Analyzing the information that’s gathered from digitized in-store video cameras and other in-store technologies is important for retailers. It can help them gain valuable insights about wait times on checkout lines, abandon rates, and even shopper behaviors around the placement of specific items in strategic store locations.
Retailers can use analytics with in-store information that’s gathered to identify ways to improve the in-store shopper experience while helping to optimize marketing and operations.
For example, digital information that can be gleaned from in-store video cameras can be used by retailers to help shape strategies around the number of checkout lanes to have open during certain store hours. This data can also help them schedule checkout clerks to closely meet shopper demand.
In addition, the information that’s gathered by in-store video and scanning technologies, when used with analytics, can help identify the types of items that shoppers are buying to help guide inventory, marketing, and pricing strategies.
Case in point: the use of in-store technologies and data analysis may lead grocery executives to determine the certain times of day or days of the week when specific produce items (tomatoes, carrots, lettuce) sell most.
Grocers can use this information to help determine the optimal times for having fresh produce delivered and available for shoppers. They can also use these insights to offer sales on certain items, especially those that could potentially accompany produce (croutons, certain brands of salad dressing) that they’re looking to promote.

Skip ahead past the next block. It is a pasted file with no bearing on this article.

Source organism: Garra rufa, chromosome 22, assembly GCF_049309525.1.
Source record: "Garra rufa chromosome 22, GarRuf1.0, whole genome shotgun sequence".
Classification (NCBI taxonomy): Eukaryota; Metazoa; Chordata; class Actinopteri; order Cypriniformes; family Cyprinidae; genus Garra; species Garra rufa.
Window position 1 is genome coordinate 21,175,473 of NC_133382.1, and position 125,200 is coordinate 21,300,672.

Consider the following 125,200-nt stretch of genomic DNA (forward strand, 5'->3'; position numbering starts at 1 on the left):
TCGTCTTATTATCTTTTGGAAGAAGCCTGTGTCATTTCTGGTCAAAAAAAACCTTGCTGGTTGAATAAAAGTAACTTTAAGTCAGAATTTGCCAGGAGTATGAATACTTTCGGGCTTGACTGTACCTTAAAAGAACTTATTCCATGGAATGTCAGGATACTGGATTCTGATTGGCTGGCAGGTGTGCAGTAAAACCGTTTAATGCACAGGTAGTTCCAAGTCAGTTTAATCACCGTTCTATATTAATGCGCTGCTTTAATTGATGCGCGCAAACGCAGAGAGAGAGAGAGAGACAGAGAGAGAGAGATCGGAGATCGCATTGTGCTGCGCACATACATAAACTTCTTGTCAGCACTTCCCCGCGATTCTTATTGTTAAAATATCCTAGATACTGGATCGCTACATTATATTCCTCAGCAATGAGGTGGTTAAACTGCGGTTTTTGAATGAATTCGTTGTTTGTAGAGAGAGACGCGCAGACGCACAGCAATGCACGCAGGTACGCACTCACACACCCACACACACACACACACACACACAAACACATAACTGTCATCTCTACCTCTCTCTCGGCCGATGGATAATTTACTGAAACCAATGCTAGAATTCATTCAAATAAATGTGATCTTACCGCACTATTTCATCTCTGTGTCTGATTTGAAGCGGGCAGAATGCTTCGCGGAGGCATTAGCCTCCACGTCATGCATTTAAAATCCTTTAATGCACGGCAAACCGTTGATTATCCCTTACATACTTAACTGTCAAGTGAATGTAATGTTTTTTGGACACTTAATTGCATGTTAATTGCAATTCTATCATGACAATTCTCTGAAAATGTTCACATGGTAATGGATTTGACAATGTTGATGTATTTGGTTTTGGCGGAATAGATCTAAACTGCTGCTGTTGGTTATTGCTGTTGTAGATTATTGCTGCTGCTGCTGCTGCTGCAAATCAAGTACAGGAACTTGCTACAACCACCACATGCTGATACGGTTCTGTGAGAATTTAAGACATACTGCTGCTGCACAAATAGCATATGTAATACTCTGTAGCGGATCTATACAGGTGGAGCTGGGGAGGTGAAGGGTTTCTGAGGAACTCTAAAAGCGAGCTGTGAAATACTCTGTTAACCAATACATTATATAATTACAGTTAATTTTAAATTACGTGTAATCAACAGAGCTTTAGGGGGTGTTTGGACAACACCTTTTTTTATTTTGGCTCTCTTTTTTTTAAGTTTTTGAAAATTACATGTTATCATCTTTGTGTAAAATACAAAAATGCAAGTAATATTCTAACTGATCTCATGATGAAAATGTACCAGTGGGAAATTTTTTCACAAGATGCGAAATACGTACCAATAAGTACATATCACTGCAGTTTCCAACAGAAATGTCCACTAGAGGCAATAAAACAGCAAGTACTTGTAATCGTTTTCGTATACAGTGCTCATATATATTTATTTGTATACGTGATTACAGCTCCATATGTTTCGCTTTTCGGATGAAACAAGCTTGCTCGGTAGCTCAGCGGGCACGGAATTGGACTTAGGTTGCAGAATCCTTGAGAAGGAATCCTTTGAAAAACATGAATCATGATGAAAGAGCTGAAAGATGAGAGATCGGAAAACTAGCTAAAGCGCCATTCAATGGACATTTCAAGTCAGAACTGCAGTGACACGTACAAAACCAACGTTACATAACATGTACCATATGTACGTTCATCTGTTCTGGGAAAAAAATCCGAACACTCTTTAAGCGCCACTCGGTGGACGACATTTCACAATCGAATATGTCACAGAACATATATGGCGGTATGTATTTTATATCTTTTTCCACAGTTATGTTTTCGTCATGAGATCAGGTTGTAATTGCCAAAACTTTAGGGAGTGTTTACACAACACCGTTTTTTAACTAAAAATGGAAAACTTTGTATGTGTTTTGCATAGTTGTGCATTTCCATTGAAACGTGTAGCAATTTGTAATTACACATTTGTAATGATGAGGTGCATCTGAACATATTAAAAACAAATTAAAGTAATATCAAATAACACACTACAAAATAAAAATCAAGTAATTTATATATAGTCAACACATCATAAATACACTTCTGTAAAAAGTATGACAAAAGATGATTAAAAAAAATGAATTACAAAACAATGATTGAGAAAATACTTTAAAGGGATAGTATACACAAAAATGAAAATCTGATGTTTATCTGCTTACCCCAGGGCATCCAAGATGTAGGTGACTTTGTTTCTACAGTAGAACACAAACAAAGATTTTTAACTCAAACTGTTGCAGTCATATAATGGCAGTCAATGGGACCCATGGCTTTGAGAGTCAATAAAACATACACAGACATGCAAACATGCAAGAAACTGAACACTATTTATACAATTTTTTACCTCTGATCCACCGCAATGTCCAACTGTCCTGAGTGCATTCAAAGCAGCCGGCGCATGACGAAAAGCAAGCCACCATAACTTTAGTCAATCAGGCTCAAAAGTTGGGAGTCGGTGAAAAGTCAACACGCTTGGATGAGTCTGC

Customers who know they can count on fresh produce from a particular grocer will be more likely to remain loyal.
Analytics can also help retailers determine the best locations to position merchandise to sell quickly. Retailers can use analytics to analyze traffic patterns and consumer trends in a store and the areas where featured merchandise is most likely to be picked up and purchased.
Retailers can further use analytics to determine promotional pricing that can be applied to merchandise that’s placed in a particular location to help incent customers to purchase.
For instance, an electronics retailer could combine a sales promotion for a line of laptop computers with offers for associated gear such as laptop cooling pads, flash drives, carrying cases, and other accessories and locate the computers and the gear next to each other.
Business leaders for the electronics retailer can then use analytics to determine which customers added specific accessories to their laptop orders and use this information to help create future offers.
Retailers can also use analytics to determine the types of messaging that different customer segments respond to and the channels used to reach them. Retailers can then develop the right content and delivery channels to strengthen engagement and drive higher conversion rates.
For instance, a sporting goods retailer might determine through informal surveys conducted by cashiers that a certain customer segment tends to respond to newspaper ads when certain brands of athletic shoes are placed on sale at specific prices.
Meanwhile, other shoppers who have shared their mobile phone numbers might respond well to SMS alerts that promote certain categories of athletic gear such as golf clubs and running apparel.
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